Why was a police surveillance van valued at $100K auctioned for only $20K?
While the van sale was the focus, commissioners in the finance committee raised questions about property disposal
Chattanooga Times/Free Press
CLEVELAND, Tenn. — Some Bradley County commissioners are questioning why the county sheriff's office sold a fully equipped surveillance van to a Nashville bail bondsman for $20,000.
During Monday's Finance Committee meeting, Commissioner Dan Rawls said the vehicle had "well in excess of $100,000 of equipment" aboard and only 3,513 miles on the odometer.
Commissioners were skeptical when Richard McAllister, director of support services for the Bradley County Sheriff's Office, said the 2006 Ford van and equipment were old and the department couldn't sell it on GovDeals.com, where it disposes of other worn-out sheriff's department vehicles.
Instead, McAllister said, the county took the van to a Tennessee Sheriffs Association event and offered to let other departments bid on it. The TSA's winter expo and training was Feb. 2-4 in Franklin, Tenn.
"But $20,000 was the best we could get on it," McAllister said. The van was purchased new in 2005, he said, but changes in electronics come so fast "that when that truck got to the Bradley County Sheriff's Office, it was obsolete at that time."
But Rawls disputed that. He said the local workman who replaced cassette recorders with digital equipment in 2014 at a cost of around $3,000 told him the only problem with the van as a surveillance vehicle was "it sticks out like a sore thumb" because it looks brand new.
McAllister said a $30,000 minimum was set on GovDeals.com. A GovDeals bid record given commissioners showed the auction began Jan. 19 and ended Feb. 2, with the high bid of $12,000 offered Jan. 29. The record did not affirmatively identify the vehicle at auction as the van.
The GovDeals ad described the surveillance vehicle as having "highly technical equipment with video and audio monitoring, comes with two operation manuals, has several monitors and frequency scanners. Interior and exterior cameras."
Rawls said that wasn't much of a description, and asked why the county didn't offer more details in hopes of getting bids at least closer to the requested minimum. He also wondered why the van and a complete accounting of its equipment wasn't in the county's inventory.
When McAllister said that lack occurred under the prior administration, Rawls asked why a new inventory wasn't done when Sheriff Eric Watson took office.
It's not clear how the sale came about after the sheriffs association meeting. Unlike the GovDeals attempt, commissioners were given no copies of bid specs or offers submitted by would-be buyers and no bill of sale. The only documentation is a cashier's check to the Bradley County Sheriff's Department for $20,000 by "Gregory Sanford/TRG."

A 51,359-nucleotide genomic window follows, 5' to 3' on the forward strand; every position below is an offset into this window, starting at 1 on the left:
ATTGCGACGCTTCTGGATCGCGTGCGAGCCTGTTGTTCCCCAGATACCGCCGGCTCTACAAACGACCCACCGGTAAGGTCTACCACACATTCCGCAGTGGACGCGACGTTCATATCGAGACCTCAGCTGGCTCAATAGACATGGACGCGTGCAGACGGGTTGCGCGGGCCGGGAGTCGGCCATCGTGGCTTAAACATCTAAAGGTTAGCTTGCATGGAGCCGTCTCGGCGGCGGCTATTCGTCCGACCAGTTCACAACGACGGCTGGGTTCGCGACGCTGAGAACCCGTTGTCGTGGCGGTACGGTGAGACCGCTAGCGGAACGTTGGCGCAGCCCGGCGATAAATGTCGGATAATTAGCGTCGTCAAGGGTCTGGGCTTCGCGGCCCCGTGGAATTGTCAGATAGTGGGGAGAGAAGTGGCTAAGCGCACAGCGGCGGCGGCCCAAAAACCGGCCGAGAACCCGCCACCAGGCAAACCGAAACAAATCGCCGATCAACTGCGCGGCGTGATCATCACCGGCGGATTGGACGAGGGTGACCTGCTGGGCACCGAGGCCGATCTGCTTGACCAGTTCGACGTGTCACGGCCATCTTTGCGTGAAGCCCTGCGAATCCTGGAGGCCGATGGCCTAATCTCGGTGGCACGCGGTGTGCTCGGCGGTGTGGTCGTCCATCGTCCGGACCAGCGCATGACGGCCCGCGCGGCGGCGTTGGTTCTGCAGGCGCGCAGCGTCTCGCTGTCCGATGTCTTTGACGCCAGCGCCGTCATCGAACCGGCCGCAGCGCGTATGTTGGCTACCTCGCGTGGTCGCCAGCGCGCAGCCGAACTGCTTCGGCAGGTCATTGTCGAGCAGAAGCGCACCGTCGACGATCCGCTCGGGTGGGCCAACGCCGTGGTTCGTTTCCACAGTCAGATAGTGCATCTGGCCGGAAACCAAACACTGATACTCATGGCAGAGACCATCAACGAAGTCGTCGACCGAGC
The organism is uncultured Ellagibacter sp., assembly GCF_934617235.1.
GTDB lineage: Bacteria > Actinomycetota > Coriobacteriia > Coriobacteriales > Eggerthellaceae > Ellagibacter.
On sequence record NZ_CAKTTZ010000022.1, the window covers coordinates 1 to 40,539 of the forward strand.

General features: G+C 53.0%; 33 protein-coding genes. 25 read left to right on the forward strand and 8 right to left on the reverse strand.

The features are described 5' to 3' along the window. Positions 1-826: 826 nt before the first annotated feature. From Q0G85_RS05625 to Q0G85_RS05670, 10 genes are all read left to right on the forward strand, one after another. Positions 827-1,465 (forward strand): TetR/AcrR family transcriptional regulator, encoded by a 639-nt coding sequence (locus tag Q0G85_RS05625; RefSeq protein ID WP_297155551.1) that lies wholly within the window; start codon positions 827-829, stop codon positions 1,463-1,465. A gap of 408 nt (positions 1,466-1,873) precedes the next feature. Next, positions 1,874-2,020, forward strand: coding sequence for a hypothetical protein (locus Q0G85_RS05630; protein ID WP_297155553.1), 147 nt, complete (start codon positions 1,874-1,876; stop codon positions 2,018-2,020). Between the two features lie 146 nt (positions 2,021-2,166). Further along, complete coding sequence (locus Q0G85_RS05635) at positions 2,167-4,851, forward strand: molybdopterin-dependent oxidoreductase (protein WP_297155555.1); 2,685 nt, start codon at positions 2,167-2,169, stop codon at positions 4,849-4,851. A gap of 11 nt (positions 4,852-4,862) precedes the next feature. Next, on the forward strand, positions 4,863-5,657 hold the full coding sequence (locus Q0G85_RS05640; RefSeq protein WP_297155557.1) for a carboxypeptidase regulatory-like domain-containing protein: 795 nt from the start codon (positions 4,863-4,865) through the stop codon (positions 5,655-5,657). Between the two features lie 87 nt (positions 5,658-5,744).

Greg Sanford co-owns Free at Last Bail Bonds in Nashville and used to own Tennessee Recovery Group, a bounty-hunting firm. According to the Tennessee secretary of state's office, TRG's corporate charter was administratively revoked in 2014 when the company failed to file required annual reports.
Sanford's connection, if any, with the Tennessee Sheriff's Association was unclear. Contacted in Nashville on Monday afternoon, Sanford said he was in a meeting and would call back, but he didn't.
County Attorney Crystal Freiberg said late Monday afternoon she would have to research the county's policy on procedures for selling surplus property. She did say, though, the county should have some documentation, and specifically a bill of sale.
While the van sale was the focus, commissioners in the finance committee raised questions about property disposal in other departments as well.
"I'm not happy with the way we get rid of assets," Commissioner Thomas Crye said. "We need to take a hard look" at the county's procedures in several departments.
"We don't have any idea how much they cost, how much they're asking for it or anything," Crye said.
County Mayor D. Gary Davis pointed out that commissioners voted earlier to put surplus property sales in the consent agenda, which is voted on as a package and generally reserved for noncontroversial items. If they're not happy with the procedure, he said, "You can change that Monday."
Commission Chairman Louie Alford said he would name an ad hoc committee to see whether the policies should be revised.
Copyright 2016 the Chattanooga Times/Free Press